If you haven’t got your home ready for winter yet, there is still time to do some maintenance to protect your home from the freezing conditions predicted from late December.
Ice, snow, and wind can all cause damage, but if you are prepared, by taking steps to minimize possible damage, you won’t face the possible prospect of dealing with winter-related disasters. Apart from anything else, if maintenance is found to be lacking, there’s a good chance that any insurance claims you make will be rejected.
Maintenance Tips for the Outside of Your Home
Essential winter-proofing maintenance includes cleaning and clearing gutters, trimming dead branches from trees, repairing damaged steps and handrails, sealing holes and cracks in foundations and walls, and coating manufactured stone surfaces to protect them from the elements.
- Clean gutters It is really important to ensure all gutters are clean and not blocked with sticks, dead leaves, and other wind-borne debris. If not, rain, and melting ice and snow will dam up because the water has nowhere to drain away. This can cause water to seep into the house and damage walls and ceilings. You might also consider fitting gutter guards to stop debris getting into the gutters in the first place. Ultimately, you need to make sure that water runs freely through gutters and downpipes.
- Trim trees This is not the time to be landscaping, but if there are dead branches or trees that could break in strong winds, cut them off or trim them back. If they do break, they could damage vehicles, walls, your home itself, or even hurt people who may be on our near your property.
- Repair steps and rails If any part of a stairway is broken or showing signs of rot it must be repaired. You don’t want people falling and risking injury. Remember too that in any case, ice and water make steps more treacherous so it’s important to make them as safe as possible.
- Seal holes and cracks Check all exterior walls and visible parts of foundation footings for cracks. If you find damage, fix it or call in a contractor to do it for you. Also check around skylights and other openings in the roof (if there are any) and seal these too. Protect exterior water pipes with caulking. Also check roof tiles because if these are broken or missing, you’re asking for water damage to occur during winter storms.
- Protect manufactured stone, brick and stucco surfaces A good quality concrete and masonry sealer like Natural Shield from Native Custom Stone should be used to protect natural and manufactured stone surfaces as well as pavers, stucco, and any exterior brickwork. Natural Shield is ideal for achieving the level of water repellency required to prevent freeze and thaw damage, as well as to reduce the risks of unwanted stains, cracking, biological growth, chalky efflorescence and any form of chemical degradation. So seal now to prevent water from penetrating your home this winter.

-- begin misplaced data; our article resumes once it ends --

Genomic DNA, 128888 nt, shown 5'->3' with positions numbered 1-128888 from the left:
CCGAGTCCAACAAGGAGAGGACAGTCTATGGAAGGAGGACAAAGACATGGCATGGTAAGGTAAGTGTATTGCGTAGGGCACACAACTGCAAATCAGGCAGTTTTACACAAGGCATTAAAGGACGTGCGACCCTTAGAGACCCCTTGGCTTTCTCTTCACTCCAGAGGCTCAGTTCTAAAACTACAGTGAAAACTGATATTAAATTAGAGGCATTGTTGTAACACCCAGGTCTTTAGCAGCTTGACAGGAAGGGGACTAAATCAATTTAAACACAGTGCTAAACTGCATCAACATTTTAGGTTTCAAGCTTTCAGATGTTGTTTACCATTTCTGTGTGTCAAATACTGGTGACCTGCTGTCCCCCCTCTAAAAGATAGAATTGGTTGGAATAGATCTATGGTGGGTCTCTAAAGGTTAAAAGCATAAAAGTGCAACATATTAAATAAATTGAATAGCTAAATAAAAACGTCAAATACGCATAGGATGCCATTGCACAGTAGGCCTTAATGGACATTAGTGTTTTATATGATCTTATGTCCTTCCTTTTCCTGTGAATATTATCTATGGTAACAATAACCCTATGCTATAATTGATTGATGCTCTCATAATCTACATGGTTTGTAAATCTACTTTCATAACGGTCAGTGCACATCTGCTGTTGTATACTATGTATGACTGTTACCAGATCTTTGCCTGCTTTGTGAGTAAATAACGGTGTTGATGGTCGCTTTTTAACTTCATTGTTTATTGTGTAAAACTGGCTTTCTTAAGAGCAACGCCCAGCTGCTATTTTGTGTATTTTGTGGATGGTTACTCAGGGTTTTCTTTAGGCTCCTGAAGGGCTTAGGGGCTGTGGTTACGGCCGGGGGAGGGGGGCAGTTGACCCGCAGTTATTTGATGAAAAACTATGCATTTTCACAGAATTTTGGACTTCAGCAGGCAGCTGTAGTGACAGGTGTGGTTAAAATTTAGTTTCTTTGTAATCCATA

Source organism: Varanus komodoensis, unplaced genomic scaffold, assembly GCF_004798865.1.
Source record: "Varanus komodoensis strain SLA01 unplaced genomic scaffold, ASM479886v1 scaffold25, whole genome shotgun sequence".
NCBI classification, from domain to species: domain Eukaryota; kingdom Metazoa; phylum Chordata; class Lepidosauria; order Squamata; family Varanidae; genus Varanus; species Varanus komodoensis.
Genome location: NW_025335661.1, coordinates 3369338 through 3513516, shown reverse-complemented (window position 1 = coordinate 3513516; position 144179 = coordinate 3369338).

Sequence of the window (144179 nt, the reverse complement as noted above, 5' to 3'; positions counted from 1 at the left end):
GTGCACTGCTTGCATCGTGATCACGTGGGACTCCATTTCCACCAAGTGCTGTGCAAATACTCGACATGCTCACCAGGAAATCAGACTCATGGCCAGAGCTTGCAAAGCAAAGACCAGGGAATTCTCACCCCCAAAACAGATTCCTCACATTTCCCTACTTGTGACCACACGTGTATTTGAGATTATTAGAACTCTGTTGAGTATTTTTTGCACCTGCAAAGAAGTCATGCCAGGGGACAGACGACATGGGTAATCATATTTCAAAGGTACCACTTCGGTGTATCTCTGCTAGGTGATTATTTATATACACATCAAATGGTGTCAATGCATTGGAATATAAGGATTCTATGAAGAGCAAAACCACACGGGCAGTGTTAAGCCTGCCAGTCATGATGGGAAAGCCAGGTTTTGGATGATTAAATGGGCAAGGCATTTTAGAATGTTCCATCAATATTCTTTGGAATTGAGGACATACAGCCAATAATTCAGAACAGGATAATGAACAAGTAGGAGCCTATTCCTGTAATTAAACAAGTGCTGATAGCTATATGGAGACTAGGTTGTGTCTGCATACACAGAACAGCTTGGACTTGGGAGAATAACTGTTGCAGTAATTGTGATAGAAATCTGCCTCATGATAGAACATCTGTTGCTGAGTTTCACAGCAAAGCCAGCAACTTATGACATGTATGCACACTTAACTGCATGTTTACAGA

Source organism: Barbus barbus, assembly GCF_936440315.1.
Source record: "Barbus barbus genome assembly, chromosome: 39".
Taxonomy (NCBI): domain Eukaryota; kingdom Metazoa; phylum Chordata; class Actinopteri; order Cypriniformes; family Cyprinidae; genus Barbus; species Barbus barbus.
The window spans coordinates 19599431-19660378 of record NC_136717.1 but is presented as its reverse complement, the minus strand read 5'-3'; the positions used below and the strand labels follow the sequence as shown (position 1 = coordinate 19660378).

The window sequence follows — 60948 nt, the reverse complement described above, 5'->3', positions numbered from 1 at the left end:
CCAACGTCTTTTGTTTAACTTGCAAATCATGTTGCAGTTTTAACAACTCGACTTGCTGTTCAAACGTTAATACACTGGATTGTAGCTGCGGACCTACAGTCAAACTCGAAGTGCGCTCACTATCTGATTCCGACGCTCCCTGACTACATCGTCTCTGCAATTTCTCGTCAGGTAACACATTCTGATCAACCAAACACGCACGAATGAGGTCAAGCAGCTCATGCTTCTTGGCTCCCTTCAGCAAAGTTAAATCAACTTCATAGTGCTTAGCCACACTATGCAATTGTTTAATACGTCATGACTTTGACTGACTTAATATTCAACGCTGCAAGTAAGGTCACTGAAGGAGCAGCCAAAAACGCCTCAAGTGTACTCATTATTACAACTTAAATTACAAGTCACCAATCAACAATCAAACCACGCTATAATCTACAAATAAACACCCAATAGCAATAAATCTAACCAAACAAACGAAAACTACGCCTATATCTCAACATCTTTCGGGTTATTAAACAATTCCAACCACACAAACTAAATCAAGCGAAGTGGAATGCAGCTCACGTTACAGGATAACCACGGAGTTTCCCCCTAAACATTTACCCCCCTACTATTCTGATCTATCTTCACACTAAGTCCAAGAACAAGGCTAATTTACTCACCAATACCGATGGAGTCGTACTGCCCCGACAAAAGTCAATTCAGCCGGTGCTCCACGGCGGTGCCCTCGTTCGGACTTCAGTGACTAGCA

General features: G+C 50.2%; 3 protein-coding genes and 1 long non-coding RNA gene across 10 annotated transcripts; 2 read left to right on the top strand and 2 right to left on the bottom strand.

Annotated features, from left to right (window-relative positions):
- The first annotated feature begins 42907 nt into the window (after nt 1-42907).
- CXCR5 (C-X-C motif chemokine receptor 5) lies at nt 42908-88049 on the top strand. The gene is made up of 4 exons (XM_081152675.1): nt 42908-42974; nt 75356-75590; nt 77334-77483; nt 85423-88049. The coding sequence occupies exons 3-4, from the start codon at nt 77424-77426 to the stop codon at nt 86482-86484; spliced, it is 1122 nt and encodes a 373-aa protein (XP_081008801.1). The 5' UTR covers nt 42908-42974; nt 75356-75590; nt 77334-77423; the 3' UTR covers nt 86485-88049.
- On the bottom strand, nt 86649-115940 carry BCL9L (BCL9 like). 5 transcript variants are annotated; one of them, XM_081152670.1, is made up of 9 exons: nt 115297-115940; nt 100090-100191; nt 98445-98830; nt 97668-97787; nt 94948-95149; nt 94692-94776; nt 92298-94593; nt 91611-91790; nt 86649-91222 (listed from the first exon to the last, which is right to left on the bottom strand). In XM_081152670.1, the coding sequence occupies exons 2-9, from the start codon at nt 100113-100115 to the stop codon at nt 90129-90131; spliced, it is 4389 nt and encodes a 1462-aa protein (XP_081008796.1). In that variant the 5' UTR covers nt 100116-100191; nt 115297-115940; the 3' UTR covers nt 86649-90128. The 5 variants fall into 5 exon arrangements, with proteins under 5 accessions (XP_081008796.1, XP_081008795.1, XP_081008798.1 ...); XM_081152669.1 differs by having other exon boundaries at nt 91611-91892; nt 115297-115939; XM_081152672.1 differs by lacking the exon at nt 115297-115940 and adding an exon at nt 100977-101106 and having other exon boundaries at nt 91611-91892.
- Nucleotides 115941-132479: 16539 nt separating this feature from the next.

Maintenance Tips for the Inside of Your Home
You want to be warm throughout winter, no matter how cold it gets outside. There are several maintenance tips for achieving a warm interior, ranging from servicing your heating system to ensuring there is adequate insulation, not only in the house itself, but in basements, attics, lofts and crawl spaces as well. Other elements to consider include pipes and plumbing, as well as fire and smoke alarms.
- Keep the interior of your home warm If you haven’t had the heating system in your home serviced recently, do it now. As a rule of thumb, these systems should be serviced at least once a year to prevent smoke or fire damage. Boilers should also be serviced, and if radiators are colder at the top they usually need bleeding, which releases any trapped air. Also make sure that thermostats are set at 65 °F (about 18 °C) to prevent pipes from freezing.
- Add insulation A properly insulated house will help to reduce heat loss in winter, not only keeping you warm, but also conserving energy and in this way cutting bills. This includes walls, ceilings, water tanks and pipes. Well-insulated crawl spaces and basements will also keep pipes from freezing when temperatures drop dramatically. Also be sure that there is adequate insulation in the loft or attic roof (if there is one) because heat from an inadequately insulated attic often causes ice and snow to melt. Then if it re-freezes this could add to a build-up that might eventually cause the roof to collapse. Rather be safe than sorry and spend a bit on additional insulation.
- Pipes and plumbing Check pipes for cracks and leaks and fix them or call in a qualified plumber to do it for you. Also make sure you know where all pipes are located and where to shut off the water if the pipes do freeze. If you don’t you might end up with burst pipes. Consider installing an emergency pressure release valve as a precaution against the damage an increase in pressure can have if pipes freeze.
- Smoke and fire alarms Check that these are working properly. If they aren’t, have them repaired as a matter or urgency. It is also a good idea to install a carbon dioxide detector because a well-sealed home has the potential to trap toxic gas from fires.
Forewarned is forearmed, so do yourself a favor and do some basic maintenance both inside and outside before it’s too late.